Erotomania is another delusional condition that makes use of paranoid processes. Here, an individual is convinced that another person is in love with him or her. The afflicted person believes the secret admirer is declaring their affection through subtle glances, special use of objects, or messages in the media. In the early 20th century, French psychiatrist Gaëtan Gatian de Clérambault described a patient obsessed with British King George V. She stood outside Buckingham Palace for long periods, believing the monarch was communicating his desire for her by moving the curtains. More recently, David Letterman was stalked by Margaret Mary Ray, who broke into the star’s home eight times and once drove off in his Porsche, claiming to be his wife.
McWilliams claims that persecutory paranoia, megalomania, and erotomania arise from different kinds of anxieties. Persecutory paranoia is embedded in anxieties of annihilation, while megalomania and erotomania are rooted in fears of separation. These anxieties engage different aspects of our brain chemistry and occur through different neurotransmitters.
Persecutory paranoid dynamics are part of what Estonian-born neuroscientist Jaak Panksepp identified as the FEAR system in the brain, in which signals transmitted across a synapse from one neuron (nerve cell) to another "target" neuron do not use serotonin. Yet signals between brain cells activated by megalomania and erotomania do. This is why, McWilliams surmises, persecutory paranoia (based in fears of annihilation or death) doesn’t respond to serotonin drugs or SSRIs, the most commonly prescribed antidepressant.
Projection, central to all paranoid process, is a normal part of childhood development and plays a frequent role in adulthood also. What else do we do when we dream? We make adaptive use of projection in the creative process. What does a painter do when he or she puts images, perceptions, feelings onto canvas? Or when a writer identifies with a character in his novel or play?
Projection becomes problematic and veers into pathology when one’s identity can only be defined by what one is not. Identity for such an individual relies on contrast, and a person becomes fixated with a prolonged and intense need for “othering,” for finding other people onto which to hang the unwanted and painful parts of his or herself (e.g., anger, inadequacy, shame). There is ongoing confusion regarding boundaries between self and other, between what is inside and belongs to self and what is outside belonging to another. This becomes the only way of maintaining psychic equilibrium, and there is no possibility of mutual recognition in a relationship. Psychological separation is intolerable. As McWilliams puts it, “When the other is an indispensable part of self-definition psychological separation is not possible.”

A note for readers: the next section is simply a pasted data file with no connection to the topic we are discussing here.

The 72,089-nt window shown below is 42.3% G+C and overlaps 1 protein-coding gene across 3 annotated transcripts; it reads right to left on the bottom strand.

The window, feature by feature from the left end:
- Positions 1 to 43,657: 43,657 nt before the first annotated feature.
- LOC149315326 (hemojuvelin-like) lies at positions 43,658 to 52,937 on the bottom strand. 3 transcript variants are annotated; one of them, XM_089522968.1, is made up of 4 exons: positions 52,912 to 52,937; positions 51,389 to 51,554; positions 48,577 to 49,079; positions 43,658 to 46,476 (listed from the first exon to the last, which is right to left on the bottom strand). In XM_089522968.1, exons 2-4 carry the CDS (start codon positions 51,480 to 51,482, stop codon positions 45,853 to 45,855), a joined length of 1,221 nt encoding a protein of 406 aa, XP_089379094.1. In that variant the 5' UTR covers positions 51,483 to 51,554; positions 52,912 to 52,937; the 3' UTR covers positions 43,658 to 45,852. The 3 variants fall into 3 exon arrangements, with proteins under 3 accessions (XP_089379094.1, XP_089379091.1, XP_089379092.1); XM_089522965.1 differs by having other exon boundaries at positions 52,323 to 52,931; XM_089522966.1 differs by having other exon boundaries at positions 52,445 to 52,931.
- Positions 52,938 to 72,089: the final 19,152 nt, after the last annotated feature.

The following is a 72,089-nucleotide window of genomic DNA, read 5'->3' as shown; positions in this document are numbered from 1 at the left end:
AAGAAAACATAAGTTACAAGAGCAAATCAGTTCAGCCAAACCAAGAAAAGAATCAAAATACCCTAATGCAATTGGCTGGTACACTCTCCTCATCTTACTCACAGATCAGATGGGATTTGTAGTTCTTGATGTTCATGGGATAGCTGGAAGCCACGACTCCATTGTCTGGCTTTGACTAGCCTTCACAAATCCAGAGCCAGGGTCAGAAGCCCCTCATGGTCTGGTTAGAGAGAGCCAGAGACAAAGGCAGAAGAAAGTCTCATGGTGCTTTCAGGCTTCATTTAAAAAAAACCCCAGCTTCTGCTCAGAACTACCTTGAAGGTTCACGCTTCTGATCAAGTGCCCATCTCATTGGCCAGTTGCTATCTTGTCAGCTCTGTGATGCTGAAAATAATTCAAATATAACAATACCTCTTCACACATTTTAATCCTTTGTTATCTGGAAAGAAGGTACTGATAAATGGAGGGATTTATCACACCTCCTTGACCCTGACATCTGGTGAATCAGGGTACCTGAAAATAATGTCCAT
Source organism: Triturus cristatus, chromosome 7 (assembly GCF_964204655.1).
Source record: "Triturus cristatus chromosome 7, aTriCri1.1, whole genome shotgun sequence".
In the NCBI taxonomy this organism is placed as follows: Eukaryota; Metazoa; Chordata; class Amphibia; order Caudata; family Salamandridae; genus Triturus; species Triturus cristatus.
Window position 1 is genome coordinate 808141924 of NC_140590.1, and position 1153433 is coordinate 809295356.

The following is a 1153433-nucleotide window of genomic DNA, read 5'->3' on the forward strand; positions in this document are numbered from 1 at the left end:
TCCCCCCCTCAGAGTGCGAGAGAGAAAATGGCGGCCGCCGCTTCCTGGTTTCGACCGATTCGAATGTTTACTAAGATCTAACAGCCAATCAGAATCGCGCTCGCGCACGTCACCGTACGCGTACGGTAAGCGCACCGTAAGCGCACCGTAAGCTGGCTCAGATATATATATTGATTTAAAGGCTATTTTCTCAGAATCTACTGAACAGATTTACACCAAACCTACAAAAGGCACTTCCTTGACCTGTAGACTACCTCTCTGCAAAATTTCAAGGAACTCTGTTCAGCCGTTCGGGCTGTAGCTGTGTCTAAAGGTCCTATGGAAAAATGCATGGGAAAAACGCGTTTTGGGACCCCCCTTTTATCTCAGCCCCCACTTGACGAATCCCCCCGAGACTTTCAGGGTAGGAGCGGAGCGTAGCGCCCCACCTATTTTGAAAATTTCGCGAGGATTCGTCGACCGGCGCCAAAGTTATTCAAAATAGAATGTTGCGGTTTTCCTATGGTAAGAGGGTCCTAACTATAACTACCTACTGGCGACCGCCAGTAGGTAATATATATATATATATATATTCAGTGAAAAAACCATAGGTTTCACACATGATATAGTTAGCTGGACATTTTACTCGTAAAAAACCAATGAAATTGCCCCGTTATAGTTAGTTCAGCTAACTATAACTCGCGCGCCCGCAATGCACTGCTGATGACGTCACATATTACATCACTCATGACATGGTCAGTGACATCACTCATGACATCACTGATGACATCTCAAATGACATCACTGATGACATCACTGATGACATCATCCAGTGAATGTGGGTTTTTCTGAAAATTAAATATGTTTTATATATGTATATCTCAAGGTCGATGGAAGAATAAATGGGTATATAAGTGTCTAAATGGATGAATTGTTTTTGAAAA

As philosopher Robert M. Hutchins puts it, “This is a do-it-yourself test for paranoia: You know you've got it when you can't think of anything that's your fault.”
Paranoia originates in experiences of acute humiliation, a setting of early environmental chaos in which the child has insecure attachment to his or her primary caregivers and is vulnerable to insecurities about the dependable nature of those around them. At its core, all paranoid processes involve the struggle between trust and mistrust. Someone prone to paranoid states was often shamed for commonplace feelings as a child, learned that such affect was unacceptable, and responded by disavowing these aspects of reality and projecting them onto others.
Because it relies on mechanisms of projection and disavowal, paranoia is a psychic process readily transferred intergenerationally, McWilliams suggests. A child, who by definition has porous boundaries and a vulnerable sense of identity, is a susceptible target for a parent’s paranoid projections. So family can easily be an instrument for transferring this emotional experience between the generations.
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McWilliams, N. (2010). Paranoia and Political Leadership. Psychoanalytic Review, 97:239-261.